The U.S. Postal Service said Thursday it plans to close three mail-processing centers and eliminate approximately 1,490 jobs in West Virginia, Indiana and Arizona.
The closures are the latest round of cuts to operations begun on a temporary basis in 1999, when the Postal Service opened 55 centers to process hand-addressed mail that couldn’t be read by optical scanners, spokeswoman Freda Sauter said. At the time, scanners read just 2 percent of handwritten addresses, compared with 95 percent today.
Centers in Charleston and Fort Wayne, Ind., are scheduled to close in October, while the Glendale, Ariz., operation will close in May 2010, Sauter said. Centers in Salt Lake City and Wichita, Kan., will remain open. The Charleston center employs 345 people, while 415 work in Fort Wayne and 728 in Glendale.
A Chattanooga, Tenn., center with 536 employees is due to close this month.
The centers employ a mix of temporary employees and career Postal Service workers, who will be given an opportunity to bid on other open jobs within the agency, Sauter said.
“We wanted to give them six months,” she said. “We’re going to offer a job fair with a list of the vacancies so they have an opportunity to bid for them.”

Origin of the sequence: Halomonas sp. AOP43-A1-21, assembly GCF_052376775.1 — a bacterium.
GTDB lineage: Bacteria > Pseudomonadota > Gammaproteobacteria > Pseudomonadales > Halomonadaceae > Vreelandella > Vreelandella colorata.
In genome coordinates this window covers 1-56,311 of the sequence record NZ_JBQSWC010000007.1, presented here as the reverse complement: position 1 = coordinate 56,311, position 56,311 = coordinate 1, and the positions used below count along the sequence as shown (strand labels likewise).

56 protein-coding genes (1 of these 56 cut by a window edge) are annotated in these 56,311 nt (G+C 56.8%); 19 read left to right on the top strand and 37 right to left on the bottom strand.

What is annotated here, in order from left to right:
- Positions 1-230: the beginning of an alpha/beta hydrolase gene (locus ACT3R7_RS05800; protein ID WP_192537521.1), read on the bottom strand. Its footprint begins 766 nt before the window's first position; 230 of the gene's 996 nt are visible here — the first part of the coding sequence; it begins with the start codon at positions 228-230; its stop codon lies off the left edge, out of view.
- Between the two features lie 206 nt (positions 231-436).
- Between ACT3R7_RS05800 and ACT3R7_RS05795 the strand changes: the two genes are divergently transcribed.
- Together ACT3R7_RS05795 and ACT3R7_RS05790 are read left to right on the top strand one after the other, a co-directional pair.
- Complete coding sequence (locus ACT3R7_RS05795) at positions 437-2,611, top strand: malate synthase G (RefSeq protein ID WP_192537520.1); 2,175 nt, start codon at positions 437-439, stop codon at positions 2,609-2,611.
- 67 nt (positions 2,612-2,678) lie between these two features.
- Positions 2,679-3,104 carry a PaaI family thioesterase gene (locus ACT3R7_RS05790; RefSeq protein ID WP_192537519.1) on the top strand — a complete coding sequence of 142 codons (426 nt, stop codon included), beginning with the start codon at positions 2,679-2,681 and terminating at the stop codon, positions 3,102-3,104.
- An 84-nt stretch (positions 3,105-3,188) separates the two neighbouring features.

While the cuts are expected to save the financially strapped Postal Service approximately $4.9 million, they’re not directly tied to its financial woes.
“The Remote Encoding Centers were designed as a temporary solution to automate and expedite the processing of handwritten and poorly printed addresses,” manager Michael Thompson said in a statement. “The plan from the start was to phase out the REC operation as technology enhancements enabled us to automate more mail.”
The service is in the midst of broad cost-cutting efforts. It lost $2.8 billion last year and expects a larger loss this year due to the anemic economy.
Postmaster General John Potter told Congress recently that the service is considering cutting back deliveries to five days a week. It already is planning to offer early retirement to 150,000 workers, eliminating 1,400 management positions and closing six of 80 district offices.
The Charleston operation that’s being closed had benefited from an earlier consolidation. It took over processing mail from North Carolina and South Carolina when the Postal Service closed a Fayetteville, N.C., center in 2006.